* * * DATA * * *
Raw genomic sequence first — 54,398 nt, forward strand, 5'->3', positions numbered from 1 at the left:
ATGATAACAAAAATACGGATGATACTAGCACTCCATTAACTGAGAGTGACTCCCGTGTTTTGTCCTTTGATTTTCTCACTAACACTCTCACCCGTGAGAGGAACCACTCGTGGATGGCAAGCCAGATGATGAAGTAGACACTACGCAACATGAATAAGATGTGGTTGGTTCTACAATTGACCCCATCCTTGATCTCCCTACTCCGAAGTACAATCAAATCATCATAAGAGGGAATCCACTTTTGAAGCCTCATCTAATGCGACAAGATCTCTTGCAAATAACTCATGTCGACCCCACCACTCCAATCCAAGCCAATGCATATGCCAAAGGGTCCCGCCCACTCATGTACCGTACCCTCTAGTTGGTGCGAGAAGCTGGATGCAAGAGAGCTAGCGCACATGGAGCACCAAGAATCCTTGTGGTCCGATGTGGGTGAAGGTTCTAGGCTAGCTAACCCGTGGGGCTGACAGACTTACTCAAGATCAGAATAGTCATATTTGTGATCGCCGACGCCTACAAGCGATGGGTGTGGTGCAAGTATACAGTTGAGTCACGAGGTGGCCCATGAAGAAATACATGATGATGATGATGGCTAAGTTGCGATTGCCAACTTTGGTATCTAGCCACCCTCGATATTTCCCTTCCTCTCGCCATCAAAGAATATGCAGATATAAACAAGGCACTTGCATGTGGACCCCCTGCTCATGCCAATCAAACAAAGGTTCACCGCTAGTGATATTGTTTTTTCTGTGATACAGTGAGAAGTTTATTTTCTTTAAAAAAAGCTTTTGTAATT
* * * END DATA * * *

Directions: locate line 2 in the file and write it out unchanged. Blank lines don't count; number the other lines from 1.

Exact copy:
ATGATAACAAAAATACGGATGATACTAGCACTCCATTAACTGAGAGTGACTCCCGTGTTTTGTCCTTTGATTTTCTCACTAACACTCTCACCCGTGAGAGGAACCACTCGTGGATGGCAAGCCAGATGATGAAGTAGACACTACGCAACATGAATAAGATGTGGTTGGTTCTACAATTGACCCCATCCTTGATCTCCCTACTCCGAAGTACAATCAAATCATCATAAGAGGGAATCCACTTTTGAAGCCTCATCTAATGCGACAAGATCTCTTGCAAATAACTCATGTCGACCCCACCACTCCAATCCAAGCCAATGCATATGCCAAAGGGTCCCGCCCACTCATGTACCGTACCCTCTAGTTGGTGCGAGAAGCTGGATGCAAGAGAGCTAGCGCACATGGAGCACCAAGAATCCTTGTGGTCCGATGTGGGTGAAGGTTCTAGGCTAGCTAACCCGTGGGGCTGACAGACTTACTCAAGATCAGAATAGTCATATTTGTGATCGCCGACGCCTACAAGCGATGGGTGTGGTGCAAGTATACAGTTGAGTCACGAGGTGGCCCATGAAGAAATACATGATGATGATGATGGCTAAGTTGCGATTGCCAACTTTGGTATCTAGCCACCCTCGATATTTCCCTTCCTCTCGCCATCAAAGAATATGCAGATATAAACAAGGCACTTGCATGTGGACCCCCTGCTCATGCCAATCAAACAAAGGTTCACCGCTAGTGATATTGTTTTTTCTGTGATACAGTGAGAAGTTTATTTTCTTTAAAAAAAGCTTTTGTAATT